Join hundreds of maths teachers from primary, secondary and FE at the UK's largest events. Network. Learn. Share. Have fun!
MathsConf is all about teachers learning from each other, sharing what they've learnt in their classrooms and through their research. We welcome MathsConf workshops on a variety of topics from a variety of presenters - from primary to FE and beyond.
If you'd like to lead a workshop submit your proposal here.
Are you worried that many of your Lower Key Stage 2 (LKS2) children just cannot seem to learn their multiplication facts? The Herts for Learning - Making sense of ‘x’ research project aims to measure the impact of providing children with a progressive pathway through multiplication concepts such as group structure, coordinating units, associative and distributive law. The project incorporates strategies such as skip counting, number pattern recognition and control of the array.
In this session we will be sharing our findings so far; what have we discovered through our diagnostic assessment, which teaching strategies work and why? Come and find out if we have managed to improve the trajectory of LKS2 pupils by increasing the number of pupils able to access multiplication understanding and facts fluently
Charlie Harber is a Teaching and Learning Adviser for Herts for Learning specialising in mathematics, predominantly within the primary phase but increasingly engaging with KS3. She is inspired by active research within schools, her previous areas of research include: the development of early fluency in KS1, embedment of bar modelling throughout primary (ensuring progression and purpose), and variation theory. She is about to embark on a new research project with colleagues at HFL exploring why multiplicative reasoning is so challenging for pupils and how we can improve children’s understanding, fluency and flexibility. Previously, Charlie has taught across all year groups of primary and still enjoys teaching pupils regularly.
A passionate advocate for her subject, Rachel works in schools nationally to drive up standards in mathematics. Through her engaging training, involvement in action research projects and speaking engagements, she provides easily actionable advice that is practical to the classroom and inspires teachers wherever she goes. As a blogger and writer of materials, Rachel seeks to spread the good word, support teachers and cause thinking as well as learn some more on the way. She still loves to teach.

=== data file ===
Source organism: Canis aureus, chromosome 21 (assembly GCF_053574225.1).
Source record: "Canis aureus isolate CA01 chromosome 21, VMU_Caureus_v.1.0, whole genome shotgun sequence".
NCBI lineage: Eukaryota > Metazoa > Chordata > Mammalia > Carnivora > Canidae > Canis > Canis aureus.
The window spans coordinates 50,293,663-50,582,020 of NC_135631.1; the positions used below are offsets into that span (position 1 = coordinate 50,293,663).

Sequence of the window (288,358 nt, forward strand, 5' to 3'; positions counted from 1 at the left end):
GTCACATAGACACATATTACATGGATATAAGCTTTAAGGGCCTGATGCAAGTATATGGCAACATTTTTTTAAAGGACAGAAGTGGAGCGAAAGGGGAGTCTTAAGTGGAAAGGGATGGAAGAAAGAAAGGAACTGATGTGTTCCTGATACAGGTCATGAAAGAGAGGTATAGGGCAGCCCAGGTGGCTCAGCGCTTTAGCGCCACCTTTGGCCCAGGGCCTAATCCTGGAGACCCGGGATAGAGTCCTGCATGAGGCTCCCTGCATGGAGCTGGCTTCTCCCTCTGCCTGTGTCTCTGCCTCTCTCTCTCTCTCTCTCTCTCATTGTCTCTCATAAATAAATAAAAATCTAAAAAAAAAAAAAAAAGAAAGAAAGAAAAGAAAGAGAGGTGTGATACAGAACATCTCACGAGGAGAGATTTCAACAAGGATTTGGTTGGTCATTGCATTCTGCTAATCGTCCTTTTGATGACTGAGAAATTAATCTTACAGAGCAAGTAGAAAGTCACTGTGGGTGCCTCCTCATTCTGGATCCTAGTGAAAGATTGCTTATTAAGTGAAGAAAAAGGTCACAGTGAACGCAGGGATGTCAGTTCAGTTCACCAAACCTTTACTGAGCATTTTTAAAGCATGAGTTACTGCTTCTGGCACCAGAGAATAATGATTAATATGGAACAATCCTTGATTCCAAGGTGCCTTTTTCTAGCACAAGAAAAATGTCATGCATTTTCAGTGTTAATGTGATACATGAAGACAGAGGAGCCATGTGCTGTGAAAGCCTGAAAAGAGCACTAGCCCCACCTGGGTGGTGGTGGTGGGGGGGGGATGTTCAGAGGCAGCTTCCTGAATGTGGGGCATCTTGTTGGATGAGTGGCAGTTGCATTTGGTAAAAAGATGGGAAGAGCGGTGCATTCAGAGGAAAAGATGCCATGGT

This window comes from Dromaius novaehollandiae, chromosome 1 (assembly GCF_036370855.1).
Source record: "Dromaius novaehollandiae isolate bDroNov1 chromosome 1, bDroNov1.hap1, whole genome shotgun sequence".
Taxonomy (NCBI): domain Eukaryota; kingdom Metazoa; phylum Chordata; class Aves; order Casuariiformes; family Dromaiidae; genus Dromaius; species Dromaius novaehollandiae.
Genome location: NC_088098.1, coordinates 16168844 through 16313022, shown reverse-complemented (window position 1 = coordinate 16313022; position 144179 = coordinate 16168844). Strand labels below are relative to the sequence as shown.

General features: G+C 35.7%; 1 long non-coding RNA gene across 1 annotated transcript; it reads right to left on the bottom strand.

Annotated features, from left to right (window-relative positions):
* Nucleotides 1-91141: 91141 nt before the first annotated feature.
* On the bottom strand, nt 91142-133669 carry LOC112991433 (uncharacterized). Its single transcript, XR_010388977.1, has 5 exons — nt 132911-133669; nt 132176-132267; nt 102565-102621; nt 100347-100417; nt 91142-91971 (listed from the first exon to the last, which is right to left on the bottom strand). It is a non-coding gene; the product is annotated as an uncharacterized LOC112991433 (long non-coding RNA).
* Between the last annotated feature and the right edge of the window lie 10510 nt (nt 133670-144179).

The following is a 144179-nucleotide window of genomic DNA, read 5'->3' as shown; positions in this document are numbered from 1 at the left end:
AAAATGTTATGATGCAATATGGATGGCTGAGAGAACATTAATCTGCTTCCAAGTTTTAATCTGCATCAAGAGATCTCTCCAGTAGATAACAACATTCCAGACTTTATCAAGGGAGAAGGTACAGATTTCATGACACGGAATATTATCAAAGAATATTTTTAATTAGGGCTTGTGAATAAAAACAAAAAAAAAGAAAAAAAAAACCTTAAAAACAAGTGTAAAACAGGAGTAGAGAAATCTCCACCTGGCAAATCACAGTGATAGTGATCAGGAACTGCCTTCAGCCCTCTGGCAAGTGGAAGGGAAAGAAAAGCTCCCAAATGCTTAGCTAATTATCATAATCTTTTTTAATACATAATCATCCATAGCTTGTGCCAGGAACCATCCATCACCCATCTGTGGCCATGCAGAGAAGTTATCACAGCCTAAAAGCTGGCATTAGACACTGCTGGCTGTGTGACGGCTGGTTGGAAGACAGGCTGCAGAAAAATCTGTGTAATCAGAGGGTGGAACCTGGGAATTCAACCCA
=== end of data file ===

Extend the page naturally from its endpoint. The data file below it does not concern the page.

Rachael Brown is a Teaching and Learning Adviser for Herts for Learning (HfL) specialising in primary mathematics. As part of the advisory team, Rachael has created planning materials, diagnostic assessments and leadership materials which are used in schools nationally. Rachael is currently co-leading a new research project with colleagues at HfL exploring why multiplicative reasoning is so challenging for pupils and how we can improve children’s understanding, fluency and flexibility. Rachael is passionate about strengthening leadership on the ground in schools and currently leads the HfL’s year-long mathematics subject leadership programme.
The new A-level syllabus places a far greater demand on students' abilities to construct a mathematical argument, whether it be through an instruction to 'show that...', to 'fully justify your answer' or to provide a formal mathematical proof.
Students unused to facing such challenges need to develop strategies for attacking these problems. Based upon my interpretations of John Mason's work on specialising and generalising, this workshop explores approaches to task design that you can use to help students develop their mathematical thinking. In addition, you will get the opportunity to do some very tricky maths!
Sam Blatherwick is Head of Maths at Ashby School in North West Leicestershire, one of the few remaining 14-18 schools in the region. He has been teaching maths for 10 years and has been Head of Maths for two years.
At each conference, we ask delegates to bring along their favourite resources, ideas, hints and tips. Everyone has 90 seconds to tell a colleague about their idea, before swapping and hearing from them.
There is usually time for five or six 'dates', so be ready to spread the word about what is making your classroom buzz right now.
Feel free to bring handouts, weblinks, etc.
Lots of us help each other out on Twitter. We give advice, support or just share jokes and experiences. But who are the people behind the Twitter handles? That's what a Tweetup is all about - a meet up for Twitter friends, putting faces to names or pseudonyms. Come along to the bonus session during the lunch break and say hello to the maths teacher Twitterati.
Be sure to identify yourself in some way! Surely someone will at least get a t-shirt made?!
You are welcome to join in and get stuck in to doing some maths.
This is an informal session - drop in as you like.
Our cake competition is always a highlight of the day. Dozens of delegates battle it out to be crowned the winner of the maths-themed cake bake-off.
Cakes are judged at lunchtime by our guest speaker and prizes awarded at the end of the day.
Be sure to visit the cake stands to see your colleagues' handywork. And, of course, to sample the cakes for yourself! They are delicious!